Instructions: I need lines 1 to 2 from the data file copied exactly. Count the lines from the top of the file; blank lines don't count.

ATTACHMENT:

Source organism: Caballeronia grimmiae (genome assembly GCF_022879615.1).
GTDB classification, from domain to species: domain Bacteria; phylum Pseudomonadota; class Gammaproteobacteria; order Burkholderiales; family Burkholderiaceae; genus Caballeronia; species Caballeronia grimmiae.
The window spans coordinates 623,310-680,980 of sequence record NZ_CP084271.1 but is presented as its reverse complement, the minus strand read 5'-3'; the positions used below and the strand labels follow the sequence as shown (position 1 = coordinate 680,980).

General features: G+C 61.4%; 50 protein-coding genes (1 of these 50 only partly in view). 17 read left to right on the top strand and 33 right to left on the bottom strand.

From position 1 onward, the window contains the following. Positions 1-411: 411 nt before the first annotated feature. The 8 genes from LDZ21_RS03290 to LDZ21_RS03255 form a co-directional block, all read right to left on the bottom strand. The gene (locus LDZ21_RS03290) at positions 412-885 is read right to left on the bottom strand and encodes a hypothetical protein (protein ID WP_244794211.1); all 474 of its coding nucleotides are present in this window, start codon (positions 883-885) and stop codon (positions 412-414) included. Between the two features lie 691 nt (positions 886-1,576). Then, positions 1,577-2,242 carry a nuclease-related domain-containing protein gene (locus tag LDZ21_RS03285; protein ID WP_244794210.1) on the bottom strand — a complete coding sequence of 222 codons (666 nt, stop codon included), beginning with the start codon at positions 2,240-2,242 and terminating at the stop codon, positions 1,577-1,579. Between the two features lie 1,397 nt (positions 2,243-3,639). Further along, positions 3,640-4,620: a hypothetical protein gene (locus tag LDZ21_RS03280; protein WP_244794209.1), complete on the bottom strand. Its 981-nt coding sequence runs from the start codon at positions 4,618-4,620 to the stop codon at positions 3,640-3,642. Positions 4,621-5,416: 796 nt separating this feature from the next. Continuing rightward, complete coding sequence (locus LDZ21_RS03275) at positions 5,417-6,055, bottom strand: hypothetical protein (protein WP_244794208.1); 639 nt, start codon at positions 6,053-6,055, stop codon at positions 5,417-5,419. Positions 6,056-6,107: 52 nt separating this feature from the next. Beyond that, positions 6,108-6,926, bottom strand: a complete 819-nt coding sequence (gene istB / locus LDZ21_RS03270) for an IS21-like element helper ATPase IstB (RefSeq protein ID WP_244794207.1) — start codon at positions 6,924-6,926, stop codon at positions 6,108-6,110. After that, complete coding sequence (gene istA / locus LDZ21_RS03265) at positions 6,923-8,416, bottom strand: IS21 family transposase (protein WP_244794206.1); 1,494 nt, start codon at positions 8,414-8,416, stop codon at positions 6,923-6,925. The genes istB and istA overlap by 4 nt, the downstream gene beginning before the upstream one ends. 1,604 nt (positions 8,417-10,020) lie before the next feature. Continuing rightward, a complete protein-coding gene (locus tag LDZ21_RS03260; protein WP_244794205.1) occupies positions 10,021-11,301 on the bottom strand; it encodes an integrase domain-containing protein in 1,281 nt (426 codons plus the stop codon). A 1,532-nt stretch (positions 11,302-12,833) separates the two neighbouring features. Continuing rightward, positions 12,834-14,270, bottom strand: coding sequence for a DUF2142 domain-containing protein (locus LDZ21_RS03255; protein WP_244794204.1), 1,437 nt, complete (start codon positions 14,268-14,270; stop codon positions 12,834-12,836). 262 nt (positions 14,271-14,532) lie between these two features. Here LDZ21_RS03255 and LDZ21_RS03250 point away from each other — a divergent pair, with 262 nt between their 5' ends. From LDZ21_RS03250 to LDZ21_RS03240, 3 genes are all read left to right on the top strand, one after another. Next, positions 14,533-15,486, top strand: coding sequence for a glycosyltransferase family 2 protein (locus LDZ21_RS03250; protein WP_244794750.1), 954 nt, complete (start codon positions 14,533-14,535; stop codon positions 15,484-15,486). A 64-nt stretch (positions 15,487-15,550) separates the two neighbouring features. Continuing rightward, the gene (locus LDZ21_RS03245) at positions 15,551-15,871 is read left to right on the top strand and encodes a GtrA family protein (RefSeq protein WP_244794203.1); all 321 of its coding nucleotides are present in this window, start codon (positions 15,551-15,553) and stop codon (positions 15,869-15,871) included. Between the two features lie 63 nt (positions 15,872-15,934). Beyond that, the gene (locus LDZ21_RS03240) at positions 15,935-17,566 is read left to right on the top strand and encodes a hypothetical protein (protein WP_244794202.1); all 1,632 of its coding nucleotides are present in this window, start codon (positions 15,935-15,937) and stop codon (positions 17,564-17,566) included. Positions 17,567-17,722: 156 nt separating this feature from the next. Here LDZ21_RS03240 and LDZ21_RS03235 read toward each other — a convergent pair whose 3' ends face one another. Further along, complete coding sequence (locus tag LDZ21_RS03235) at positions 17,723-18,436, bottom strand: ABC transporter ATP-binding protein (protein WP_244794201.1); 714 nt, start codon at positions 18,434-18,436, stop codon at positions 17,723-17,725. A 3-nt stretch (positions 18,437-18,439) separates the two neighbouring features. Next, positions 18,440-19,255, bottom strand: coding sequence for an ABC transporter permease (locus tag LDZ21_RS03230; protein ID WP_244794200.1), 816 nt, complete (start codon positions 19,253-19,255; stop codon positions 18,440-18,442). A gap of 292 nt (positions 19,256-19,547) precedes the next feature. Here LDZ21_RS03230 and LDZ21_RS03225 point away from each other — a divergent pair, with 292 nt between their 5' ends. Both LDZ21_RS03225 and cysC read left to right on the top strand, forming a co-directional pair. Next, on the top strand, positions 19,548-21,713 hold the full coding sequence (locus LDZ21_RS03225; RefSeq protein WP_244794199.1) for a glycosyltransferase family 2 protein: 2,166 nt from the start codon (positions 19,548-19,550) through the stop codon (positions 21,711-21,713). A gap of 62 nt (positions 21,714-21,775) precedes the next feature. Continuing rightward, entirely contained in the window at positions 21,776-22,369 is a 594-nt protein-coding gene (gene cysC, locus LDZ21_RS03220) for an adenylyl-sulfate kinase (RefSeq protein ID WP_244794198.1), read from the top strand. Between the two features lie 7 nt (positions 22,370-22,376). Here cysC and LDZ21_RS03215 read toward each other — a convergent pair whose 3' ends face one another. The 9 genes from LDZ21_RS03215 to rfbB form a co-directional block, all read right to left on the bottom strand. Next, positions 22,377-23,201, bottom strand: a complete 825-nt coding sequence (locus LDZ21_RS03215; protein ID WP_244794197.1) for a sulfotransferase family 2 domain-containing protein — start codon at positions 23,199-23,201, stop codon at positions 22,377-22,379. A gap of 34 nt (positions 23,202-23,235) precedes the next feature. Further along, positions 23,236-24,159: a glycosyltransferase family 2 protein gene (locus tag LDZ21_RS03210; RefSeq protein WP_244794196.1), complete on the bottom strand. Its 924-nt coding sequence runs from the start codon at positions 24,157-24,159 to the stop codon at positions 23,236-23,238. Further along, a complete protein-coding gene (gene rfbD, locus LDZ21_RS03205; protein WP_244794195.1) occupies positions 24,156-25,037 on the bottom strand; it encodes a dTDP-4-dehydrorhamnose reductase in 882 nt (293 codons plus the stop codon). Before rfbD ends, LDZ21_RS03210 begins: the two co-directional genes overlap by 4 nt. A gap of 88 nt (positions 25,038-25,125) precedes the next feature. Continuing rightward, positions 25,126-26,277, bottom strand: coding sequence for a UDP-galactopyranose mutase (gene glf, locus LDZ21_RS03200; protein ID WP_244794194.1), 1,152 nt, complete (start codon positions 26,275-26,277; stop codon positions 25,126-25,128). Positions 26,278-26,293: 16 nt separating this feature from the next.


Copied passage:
Source organism: Caballeronia grimmiae (genome assembly GCF_022879615.1).
GTDB classification, from domain to species: domain Bacteria; phylum Pseudomonadota; class Gammaproteobacteria; order Burkholderiales; family Burkholderiaceae; genus Caballeronia; species Caballeronia grimmiae.